GM to shift ad cash to local markets

Where does the money come from?
General Motors is paying for its "Keep America Rolling" incentive program by using funds that the divisions would have used on ads.


The incentive program offers financing as low as 0 percent on all models sold in the United States.


Each GM division will commit much of its ad budget to this corporate program rather than promoting its divisional retail messages, said CJ Fraleigh, GM's executive director of corporate advertising and marketing. GM will not use money marked for product launches for the incentive program, which runs through Oct. 21.


-- Laura Clark Geist

If General Motors' ad spending is any indication, automotive marketers will hold the line on expenditures for the rest of the year.

Although GM plans to spend more of its budget in local markets and less on national media, its overall fourth quarter budget has not changed since the Sept. 11 terrorist attacks. Much of GM's media dollars already are committed with various media outlets for the rest of the year.

"We are flat to down very slightly in our total spending for the first half and will be for the year in total," said CJ Fraleigh, GM's executive director of corporate marketing and advertising.

Fraleigh said the lack of advertising spending will not hurt GM's market share compared with its import competitors, many of whom are increasing ad spending.

"We are not cutting back on the great products like the new sport-utilities or the launch advertising that goes with them," said Fraleigh, the former PepsiCo marketing whiz who joined GM in January.

Spending down 7 percent

Competitive Media Reporting, an independent media consultant, reported that automakers spent $4 billion in the first half of 2001, down 7 percent from the $4.3 billion they spent in the first six months of 2000.

Advertising executives at Ford Motor Co. and the Chrysler group would not discuss their fourth-quarter spending plans last week.

Competitive Media Reporting shows GM's measured media expenditures dropped 28 percent, going from $1.3 billion in the first half of 2000 to $975 million in 2001. The report indicates GM made cuts in every major media category. But Fraleigh disputes Competitve Media Reporting's findings on GM and says the

real numbers will show a substantial shift from national to local media. That trend will continue for the rest of 2001, Fraleigh said.

"We have shifted our spending pretty measurably away from network TV and print and into local media, which is spot television and newspaper advertising," he said, adding that the national to local shift began this year. "There's a real need to support our local dealers and their efforts to advertise what we need to advertise on a local basis."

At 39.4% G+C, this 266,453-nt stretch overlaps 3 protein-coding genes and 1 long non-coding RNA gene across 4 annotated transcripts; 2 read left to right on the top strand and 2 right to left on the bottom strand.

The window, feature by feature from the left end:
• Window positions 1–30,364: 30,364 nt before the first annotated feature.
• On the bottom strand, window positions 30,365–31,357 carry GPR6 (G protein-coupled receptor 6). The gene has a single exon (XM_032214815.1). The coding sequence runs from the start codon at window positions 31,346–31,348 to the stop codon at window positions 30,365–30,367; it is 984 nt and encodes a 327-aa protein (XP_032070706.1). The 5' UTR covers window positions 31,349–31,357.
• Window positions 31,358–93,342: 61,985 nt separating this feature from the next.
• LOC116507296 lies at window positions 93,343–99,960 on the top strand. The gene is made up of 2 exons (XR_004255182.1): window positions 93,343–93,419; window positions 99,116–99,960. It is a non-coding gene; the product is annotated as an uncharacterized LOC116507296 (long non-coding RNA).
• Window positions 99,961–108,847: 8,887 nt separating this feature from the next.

Domestics down, imports up

According to Competitive Media Reporting, domestic brands, which represented 57 percent of all automotive advertising expenditures the first half of the year, registered an 18 percent decrease in ad spending compared with the year-ago period. Domestic brand spending went from $2.53 billion in the first half of 2000 to $2.08 billion in the 2001 period.

Ford, which has spent heavily to restore luster to its Explorer nameplate, spent $609 million on advertising in the first half of 2001, up 2.2 percent from $596 million in the year-ago period. The company was the only one of the Big 3 to increase spending.

"We haven't capped (advertising) off at a certain number," said Ford global marketing chief Jan Klug. "It's what we need to do to be responsive to the customer."

Import brands, including those owned by the domestic automakers, spent $1.93 billion on advertising during the first half, compared with $1.85 billion, a slight 4.3 percent increase.

Tom Healey, a marketing analyst for J.D. Power and Associates, said much of the rise in import spending can be attributed to key product launches.

"Some of this (import increase) has to be taken with a grain of salt because you had a lot of key product launches such as Isuzu (which showed a 207 percent increase in ad spending for the first half of 2001), which had the Axiom launch," Healey said.

But don't look for importers to retreat. Steve Sturm, vice president of marketing for Toyota Motor Sales U.S.A. Inc., said last week that Toyota will spend more on car advertising in the second half of 2001 as it launches its new Camry and support core car products with its new "Get the feeling" campaign.

Said Sturm: "We'll spend what is necessary to meet our business plan."

You can reach Laura Clark Geist at autonews@crain.com

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